ObamaCare mandate challenge rejected

Religious nonprofit groups were dealt a blow Friday when a federal appeals court upheld the Obama administration's plan to allow an exemption for providing contraception coverage, according to the Associated Press. 

The District of Columbia U.S. Court of Appeals ruled 3-0 against the groups - that charged the new path set by the administration would harm their ability to express religion. 

After the Supreme Court ruled that some companies with religious objections do not have to abide by the ObamaCare requirement that health plans provide contraceptive to women for free, the administration revamped its rules to allow an exemption for religious non-profit organizations.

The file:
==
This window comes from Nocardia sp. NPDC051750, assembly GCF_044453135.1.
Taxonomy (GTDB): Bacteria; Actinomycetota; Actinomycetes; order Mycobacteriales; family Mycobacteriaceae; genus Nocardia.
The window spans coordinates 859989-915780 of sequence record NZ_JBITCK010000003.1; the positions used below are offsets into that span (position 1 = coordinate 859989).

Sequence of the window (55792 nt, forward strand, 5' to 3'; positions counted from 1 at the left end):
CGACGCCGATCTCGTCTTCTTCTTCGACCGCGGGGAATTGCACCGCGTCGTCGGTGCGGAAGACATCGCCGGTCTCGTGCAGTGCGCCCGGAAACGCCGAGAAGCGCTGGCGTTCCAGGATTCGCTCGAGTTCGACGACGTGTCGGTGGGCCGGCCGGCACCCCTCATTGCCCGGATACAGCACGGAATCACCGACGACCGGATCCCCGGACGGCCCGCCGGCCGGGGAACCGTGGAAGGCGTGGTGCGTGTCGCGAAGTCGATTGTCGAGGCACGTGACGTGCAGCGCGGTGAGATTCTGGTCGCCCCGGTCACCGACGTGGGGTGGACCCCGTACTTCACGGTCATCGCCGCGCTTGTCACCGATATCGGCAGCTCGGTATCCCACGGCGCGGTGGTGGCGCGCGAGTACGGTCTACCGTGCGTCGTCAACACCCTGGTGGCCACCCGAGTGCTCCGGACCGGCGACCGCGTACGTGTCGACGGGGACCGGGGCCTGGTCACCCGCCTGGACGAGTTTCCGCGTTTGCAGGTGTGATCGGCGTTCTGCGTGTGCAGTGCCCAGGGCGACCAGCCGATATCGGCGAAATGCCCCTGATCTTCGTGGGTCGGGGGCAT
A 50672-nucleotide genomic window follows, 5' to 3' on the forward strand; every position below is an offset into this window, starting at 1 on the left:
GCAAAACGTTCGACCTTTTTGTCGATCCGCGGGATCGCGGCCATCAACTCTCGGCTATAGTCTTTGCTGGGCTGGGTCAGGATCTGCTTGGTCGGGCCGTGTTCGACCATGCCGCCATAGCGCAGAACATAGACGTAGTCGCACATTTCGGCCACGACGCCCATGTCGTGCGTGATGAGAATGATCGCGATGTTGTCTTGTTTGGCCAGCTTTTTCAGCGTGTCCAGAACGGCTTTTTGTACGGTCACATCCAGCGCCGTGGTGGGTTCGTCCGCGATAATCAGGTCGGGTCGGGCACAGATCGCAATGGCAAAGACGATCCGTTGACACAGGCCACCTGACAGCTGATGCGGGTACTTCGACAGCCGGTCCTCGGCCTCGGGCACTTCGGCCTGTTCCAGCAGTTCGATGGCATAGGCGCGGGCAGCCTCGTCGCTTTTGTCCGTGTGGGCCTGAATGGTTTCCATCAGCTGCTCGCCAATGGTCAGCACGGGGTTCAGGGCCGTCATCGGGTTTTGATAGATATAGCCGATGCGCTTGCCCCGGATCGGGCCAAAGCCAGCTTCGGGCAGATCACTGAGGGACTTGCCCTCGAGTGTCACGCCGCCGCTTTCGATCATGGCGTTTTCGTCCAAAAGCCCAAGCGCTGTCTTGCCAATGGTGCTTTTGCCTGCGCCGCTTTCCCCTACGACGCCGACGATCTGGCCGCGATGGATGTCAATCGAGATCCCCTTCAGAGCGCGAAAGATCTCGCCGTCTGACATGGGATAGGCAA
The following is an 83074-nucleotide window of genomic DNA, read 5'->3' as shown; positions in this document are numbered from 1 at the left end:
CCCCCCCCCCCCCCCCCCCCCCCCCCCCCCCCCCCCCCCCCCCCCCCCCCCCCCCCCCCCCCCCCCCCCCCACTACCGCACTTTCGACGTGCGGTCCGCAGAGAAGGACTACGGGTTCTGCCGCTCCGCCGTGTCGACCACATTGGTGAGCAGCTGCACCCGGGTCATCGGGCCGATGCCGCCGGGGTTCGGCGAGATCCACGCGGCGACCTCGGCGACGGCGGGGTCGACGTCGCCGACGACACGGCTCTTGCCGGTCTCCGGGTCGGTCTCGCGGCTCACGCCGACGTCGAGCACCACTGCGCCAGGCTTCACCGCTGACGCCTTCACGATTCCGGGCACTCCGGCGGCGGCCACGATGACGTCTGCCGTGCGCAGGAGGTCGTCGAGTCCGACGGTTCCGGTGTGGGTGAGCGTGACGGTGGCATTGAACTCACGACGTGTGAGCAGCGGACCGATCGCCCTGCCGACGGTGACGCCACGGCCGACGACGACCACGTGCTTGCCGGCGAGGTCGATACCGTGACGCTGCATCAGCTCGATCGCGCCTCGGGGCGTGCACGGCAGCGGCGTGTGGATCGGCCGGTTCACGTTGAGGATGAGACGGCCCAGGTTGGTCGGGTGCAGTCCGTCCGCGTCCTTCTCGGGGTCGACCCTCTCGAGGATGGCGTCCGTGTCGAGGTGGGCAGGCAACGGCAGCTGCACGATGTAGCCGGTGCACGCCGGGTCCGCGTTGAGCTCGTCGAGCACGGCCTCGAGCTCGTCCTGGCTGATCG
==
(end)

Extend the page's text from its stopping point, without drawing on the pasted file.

But groups - including Priests for Life and the Roman Catholic Archdiocese of Washington - challenged ObamaCare accommodation for them since they contend that other participants - whose employers do not opt out for religious reasons - will receive the contraceptive coverage. 

The appeals court rejected the argument however, noting that ObamaCare's contraceptive coverage was included "to promote women's equal access to health care appropriate to their needs." 

The religious groups may still opt out of such contraceptive coverage for their respective employees, the court wrote noting that it was a relatively simple process: submit a letter or two page form. 

Calling the "bit of paperwork ... more straight-forward and minimal than many that are staples of nonprofit organizations," Obama-nominated appeals judge Cornelia Pillard wrote that the groups "are excused from playing any role in the provision of contraceptive services, and they remain free to condemn contraception in the clearest terms."